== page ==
And They Flew…

”Is the Lord in our midst or not?” (1 Exodus 17:7) Have we not been asking ourselves this question these days as did the Israelites? As we live through the unknowns of the coronavirus, the financial and economic uncertainties, the social distancing, the violence in our institutions and in our cities, we along with Pope Francis are heartbroken.

In our own Back of the Yards community, we continually hear the cries as lives are lost daily to gun violence. Yesterday, a group of our young men and women spoke of their frustrations, knowing racial distancing and the results of poverty have closed the doors of opportunity to them. They know this community lacks the resources to fulfill their dreams and hopes for a better future for themselves and their children. We are heartbroken for our families who know such trauma and isolation. “Is the Lord in our midst or not?”

We are so aware of individual and institutional woundedness everywhere, people crying out for reconciliation, for connections, for healing and hope. Yet we build walls, lock up those we fear, and close our eyes and hearts to our own wounds as well as the wounds within our Church.

Last week, Father Dave Kelly, Sister Janet Ryan, O.S.F., and I were invited by St. Giles Parish in Oak Park, Illinois, to join their staff in offering a mission to help touch these wounds and find healing. We opened the mission with a powerful lamentations ritual. The prepared readings and accompanying music brought all of us into the spirit of lament and crying for healing. We touched the wounds of physical and sexual abuse, the wounds of racism, and the wounds of our personal and social sin.

At the closing of the evening, we asked all to write a lament on a prepared card and place it in the “Lament/Prayer Basket.” A procession formed to the basket, with people appearing eager to name their hurt and drop it in the basket, adding theirs to the lament of the whole. Faces told of the depth of the lament, or the joy of letting it go and being united with the hurt of others, of not being alone in their pain.

Reconciliation was the theme for the second evening. Father Kelly shared a powerful reflection of being with those who have caused harm and those who are harmed, telling each with equal respect and concern. He told stories of the loneliness and feelings of not belonging that haunt our youth. Following the reflection we were invited into a place of healing — sacramental reconciliation or “safe” places within the church to talk with spiritual directors or other spiritual companions. The church was filled with voices sharing their hurts, their fears, their shame, their abuse and losses. There was no question that God was in our midst, embracing the wounded, healing, and being the light in the darkness. As the people left the gathering in silence, I felt the heaviness within many had lifted.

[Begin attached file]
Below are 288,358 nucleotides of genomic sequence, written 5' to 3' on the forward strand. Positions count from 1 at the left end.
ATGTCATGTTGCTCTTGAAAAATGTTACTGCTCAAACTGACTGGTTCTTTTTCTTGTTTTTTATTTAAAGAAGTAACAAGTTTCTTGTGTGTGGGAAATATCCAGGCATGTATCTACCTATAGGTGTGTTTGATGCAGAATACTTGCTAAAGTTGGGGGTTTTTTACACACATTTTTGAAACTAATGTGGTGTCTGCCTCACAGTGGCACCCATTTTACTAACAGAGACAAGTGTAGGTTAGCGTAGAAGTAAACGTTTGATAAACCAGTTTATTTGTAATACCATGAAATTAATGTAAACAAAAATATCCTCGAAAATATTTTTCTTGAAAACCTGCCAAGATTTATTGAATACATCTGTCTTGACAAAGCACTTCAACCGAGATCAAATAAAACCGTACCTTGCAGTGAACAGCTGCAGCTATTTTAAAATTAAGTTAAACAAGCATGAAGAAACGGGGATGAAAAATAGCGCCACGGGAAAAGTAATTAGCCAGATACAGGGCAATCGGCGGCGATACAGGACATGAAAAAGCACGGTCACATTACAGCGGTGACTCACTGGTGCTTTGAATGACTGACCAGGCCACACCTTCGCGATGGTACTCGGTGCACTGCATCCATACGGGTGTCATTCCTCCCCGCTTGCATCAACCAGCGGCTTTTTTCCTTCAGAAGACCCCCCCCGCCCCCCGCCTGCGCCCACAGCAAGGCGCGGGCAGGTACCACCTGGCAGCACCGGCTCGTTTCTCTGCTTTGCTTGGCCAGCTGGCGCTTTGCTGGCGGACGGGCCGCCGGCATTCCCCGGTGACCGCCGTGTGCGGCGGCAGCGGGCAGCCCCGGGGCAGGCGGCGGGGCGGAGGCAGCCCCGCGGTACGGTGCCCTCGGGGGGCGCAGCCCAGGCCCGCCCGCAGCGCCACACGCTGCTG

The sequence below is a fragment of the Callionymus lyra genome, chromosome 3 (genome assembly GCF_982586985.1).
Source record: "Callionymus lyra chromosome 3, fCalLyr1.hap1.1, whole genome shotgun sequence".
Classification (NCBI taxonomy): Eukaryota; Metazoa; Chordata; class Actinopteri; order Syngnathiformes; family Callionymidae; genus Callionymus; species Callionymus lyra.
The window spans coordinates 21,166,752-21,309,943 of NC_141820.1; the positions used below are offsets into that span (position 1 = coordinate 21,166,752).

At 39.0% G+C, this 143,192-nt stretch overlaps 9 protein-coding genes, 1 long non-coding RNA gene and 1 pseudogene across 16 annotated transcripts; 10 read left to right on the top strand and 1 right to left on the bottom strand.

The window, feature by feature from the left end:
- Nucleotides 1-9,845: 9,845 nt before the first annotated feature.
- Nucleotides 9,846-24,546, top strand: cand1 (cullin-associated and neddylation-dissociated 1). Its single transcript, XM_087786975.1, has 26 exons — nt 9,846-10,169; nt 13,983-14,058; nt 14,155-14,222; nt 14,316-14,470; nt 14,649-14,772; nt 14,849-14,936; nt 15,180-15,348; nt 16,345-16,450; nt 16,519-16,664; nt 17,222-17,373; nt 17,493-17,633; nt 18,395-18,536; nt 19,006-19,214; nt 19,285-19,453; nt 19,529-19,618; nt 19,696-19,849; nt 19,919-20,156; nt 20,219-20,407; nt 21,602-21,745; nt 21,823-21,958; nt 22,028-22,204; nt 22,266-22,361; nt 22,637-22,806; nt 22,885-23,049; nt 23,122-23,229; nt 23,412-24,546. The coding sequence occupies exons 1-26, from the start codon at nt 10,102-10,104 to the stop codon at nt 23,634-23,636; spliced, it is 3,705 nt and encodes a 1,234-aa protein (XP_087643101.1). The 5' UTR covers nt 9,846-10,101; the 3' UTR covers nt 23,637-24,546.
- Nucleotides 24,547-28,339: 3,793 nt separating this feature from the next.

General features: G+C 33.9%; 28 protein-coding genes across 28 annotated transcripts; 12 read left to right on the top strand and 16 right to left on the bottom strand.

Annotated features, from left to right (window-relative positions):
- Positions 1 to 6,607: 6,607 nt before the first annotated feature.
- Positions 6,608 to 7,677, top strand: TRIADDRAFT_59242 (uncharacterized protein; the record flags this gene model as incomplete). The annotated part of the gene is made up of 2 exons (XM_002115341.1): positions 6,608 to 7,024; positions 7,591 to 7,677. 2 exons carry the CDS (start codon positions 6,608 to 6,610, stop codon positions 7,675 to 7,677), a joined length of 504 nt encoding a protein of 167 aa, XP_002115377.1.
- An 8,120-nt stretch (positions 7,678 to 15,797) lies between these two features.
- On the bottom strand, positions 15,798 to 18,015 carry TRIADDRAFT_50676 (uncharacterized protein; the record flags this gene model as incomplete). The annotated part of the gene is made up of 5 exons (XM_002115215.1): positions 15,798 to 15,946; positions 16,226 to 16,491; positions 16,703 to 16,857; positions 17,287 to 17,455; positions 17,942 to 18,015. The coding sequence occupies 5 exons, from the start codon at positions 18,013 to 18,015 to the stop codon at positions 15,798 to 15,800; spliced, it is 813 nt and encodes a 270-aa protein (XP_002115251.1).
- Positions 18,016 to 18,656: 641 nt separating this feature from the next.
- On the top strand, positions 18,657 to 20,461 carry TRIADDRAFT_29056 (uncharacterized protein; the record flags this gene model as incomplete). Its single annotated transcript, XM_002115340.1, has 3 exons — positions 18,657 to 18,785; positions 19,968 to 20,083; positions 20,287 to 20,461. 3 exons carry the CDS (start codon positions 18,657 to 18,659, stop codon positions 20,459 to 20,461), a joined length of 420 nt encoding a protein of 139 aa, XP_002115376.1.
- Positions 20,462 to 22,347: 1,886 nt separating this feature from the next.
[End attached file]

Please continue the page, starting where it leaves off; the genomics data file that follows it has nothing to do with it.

Our final evening brought us together again in song and reflection. For most of the evening we gathered in small circles. Guided by a circle keeper, people shared what had been challenging during this mission, and how to become a light of hope in this hurting, broken world.

Our Precious Blood spirituality calls us to be in those places where there is darkness, where pain cries out, where reconciliation is needed and healing can happen.

During the mission, we stood in those dark and ugly places. Some wept, but also began to embrace their own wounds and those of our Church — for only in touching the wounds can we begin to heal and be restored.

It has been a blessing to be connected with the people of St. Giles. It will be a growing relationship as they continue the Circles of Healing and Inclusion.

As we commit ourselves to be a Light of Hope in our Hurting World, we must take a long, loving look at those wounds. We must plunge into darkness, realizing we are in the “not yet” time, but always with the hope of the Resurrection. Sometimes we need a push … or a mission!

“Come to the Edge” by Christopher Logue

“Come to the edge,” he said.

“We’re comfortable back here,” they said.

“Come to the edge,” he said.

“We’re too busy,” they said.

“Come to the edge,” he said.

“It’s too high,” they said.

“Come to the edge,” he said.

“We’re afraid,” they said.

“Come to the edge,” he said.

“We’ll fall,” they said.

“Come to the edge,” he said.

And they did.

And he pushed them.

And they flew.

Story by Sister Donna Liette; originally published in the April 2020 issues of Cincinnati C.PP.S. Newsletter and The New Wine Press. Reprinted with permission.

Comments are closed.